UFO Conjecture(s)

Thursday, August 16, 2012

A UFO Encounter Explained? (No, not Socorro)


Robert Taylor on the morning of November 9, 1979 had a bizarre experience, that we’ve re-covered here (and elsewhere) a few times now.

Googling Robert Taylor’s 1979 UFO event will bring up our blog accounts and others.

But here’s the gist of the story from Wikipedia:

On November 9, 1979, approximately between 10:00 a.m. and 10:30 a.m. Taylor, who was at the time working for the Livingston Development Corporation, parked his pickup truck at the side of a road just off the M8 motorway with the intention of examining the progress of some saplings in the forest. Being unable to access the forest by truck, Taylor and his dog made their way into the forest on foot along one of the forest paths that lead up the side of Dechmont Law.

Upon entering a clearing approximately 500 metres away from his truck, Taylor saw what he described as a large, circular object, spheroid in shape and approximately twenty feet (six metres) in diameter hovering above the forest floor. The object had a narrow rim running along its circumference with stems topped with propellers and the surface of the object seemed to be constructed from a dark metallic material which appeared transparent in places. Taylor later described the surface of the object having rough texture similar to that of sandpaper and suggested that by having transparent areas on its surface, the object was attempting to camouflage itself with its surroundings.

Taylor began to approach the object and upon doing so two smaller spheres three feet in diameter, which looked to be made from the same material, appeared to drop from underneath the larger sphere and began to roll towards him. Taylor described the smaller spheres as having appendages, making them similar to sea mines in appearance. As the small objects moved towards him, Taylor described them as making a "plopping" noise as the appendages made contact with the ground. The small spheres maneuvered around Taylor and by using their appendages, attached themselves to each side of his trousers, just underneath the pockets. Taylor said at this point, he heard a hissing noise coming from the small objects and he began to choke due to a strong acrid smell which he believes was being secreted by them. He described this smell as "burning automobile brake linings" which was also described as an "acrid smell" which caused him to cough. By now, Taylor was aware he was being dragged by the smaller spheres along the ground towards the larger object. He eventually fell forwards onto his face and lost consciousness.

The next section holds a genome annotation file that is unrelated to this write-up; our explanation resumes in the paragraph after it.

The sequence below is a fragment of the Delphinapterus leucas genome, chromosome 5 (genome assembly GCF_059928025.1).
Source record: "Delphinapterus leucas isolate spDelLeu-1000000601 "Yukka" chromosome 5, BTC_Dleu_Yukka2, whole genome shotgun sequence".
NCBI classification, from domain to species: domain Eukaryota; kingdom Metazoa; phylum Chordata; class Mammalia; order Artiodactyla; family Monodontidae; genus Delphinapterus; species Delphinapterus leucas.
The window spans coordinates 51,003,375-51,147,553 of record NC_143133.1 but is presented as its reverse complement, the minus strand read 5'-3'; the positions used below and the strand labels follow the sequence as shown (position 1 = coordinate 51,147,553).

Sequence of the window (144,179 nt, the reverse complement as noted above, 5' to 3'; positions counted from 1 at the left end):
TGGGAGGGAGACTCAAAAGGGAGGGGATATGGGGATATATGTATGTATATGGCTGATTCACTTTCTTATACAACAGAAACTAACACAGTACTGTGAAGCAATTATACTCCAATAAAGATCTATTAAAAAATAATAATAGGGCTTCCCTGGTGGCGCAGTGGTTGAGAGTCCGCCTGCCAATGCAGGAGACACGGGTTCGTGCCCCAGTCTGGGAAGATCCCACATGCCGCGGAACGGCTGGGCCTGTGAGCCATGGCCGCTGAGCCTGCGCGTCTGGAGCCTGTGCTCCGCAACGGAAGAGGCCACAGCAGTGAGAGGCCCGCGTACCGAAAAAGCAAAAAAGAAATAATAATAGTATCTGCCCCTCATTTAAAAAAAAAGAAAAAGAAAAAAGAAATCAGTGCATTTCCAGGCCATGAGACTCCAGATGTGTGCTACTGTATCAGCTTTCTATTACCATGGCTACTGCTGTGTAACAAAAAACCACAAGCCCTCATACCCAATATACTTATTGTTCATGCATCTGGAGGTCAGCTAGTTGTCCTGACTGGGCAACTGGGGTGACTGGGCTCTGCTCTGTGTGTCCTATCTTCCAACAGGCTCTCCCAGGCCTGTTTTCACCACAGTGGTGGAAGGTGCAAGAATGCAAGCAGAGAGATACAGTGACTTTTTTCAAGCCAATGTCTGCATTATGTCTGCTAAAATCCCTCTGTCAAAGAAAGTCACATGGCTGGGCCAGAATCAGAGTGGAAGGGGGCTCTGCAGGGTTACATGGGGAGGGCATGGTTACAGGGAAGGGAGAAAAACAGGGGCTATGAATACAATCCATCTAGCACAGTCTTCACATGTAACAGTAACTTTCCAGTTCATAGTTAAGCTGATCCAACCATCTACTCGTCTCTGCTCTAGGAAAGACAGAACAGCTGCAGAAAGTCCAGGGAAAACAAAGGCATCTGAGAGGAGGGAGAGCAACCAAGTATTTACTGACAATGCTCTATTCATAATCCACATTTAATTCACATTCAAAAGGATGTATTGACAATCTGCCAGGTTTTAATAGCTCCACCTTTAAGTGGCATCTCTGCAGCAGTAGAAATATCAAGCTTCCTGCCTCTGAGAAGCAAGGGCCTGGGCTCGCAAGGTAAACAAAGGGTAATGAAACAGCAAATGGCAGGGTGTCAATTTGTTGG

Taylor later regained consciousness and upon doing so discovered the object had disappeared. Taylor then discovered he had trouble attempting to speak and could not get to his feet. He then crawled 100 metres along the ground and managed to stagger the rest of the distance back to where he had parked his truck. On reaching the truck he attempted to call for help on the truck's two way radio, but struggled due to his loss of voice. Taylor then attempted to get back home in the truck, but accidentally ditched it in soft earth while trying to drive in his condition. Due to his vehicle being stuck, Taylor walked the rest of the way back home. Other sources state the truck did not start and Taylor had to walk home from its parked location.

On August 13th, 2012 the Edinburgh Evening News presented this explanation for the Taylor experience:

The mystery of what happened to Robert Taylor on the morning of November 9, 1979, is one of the longest standing in the history of ufology.

Now a Livingston resident has claimed he has the definitive explanation of what really happened during the incident – known by UFO hunters as the Dechmont Woods Encounter.

The case has seen theories ranging from a fit-inducing mirage of Venus to magic mushrooms put forward to explain the story of strange craft and robotic beings which “attacked” and knocked unconscious the 61-year-old Livingston Development Corporation worker on Dechmont Law in West Lothian.

Local detectives even joined the investigation after Mr Taylor’s legs were found to be grazed and his trousers torn.

In a new book, however, John Alison, 54, a self-employed businessman, argues that Mr Taylor’s alien assault encounter was actually the result of a mini-stroke or “Transient Ischaemic Attack.”

Here’s what Wikipedia has on such mini-strokes (Transient Ischaemic Attacks):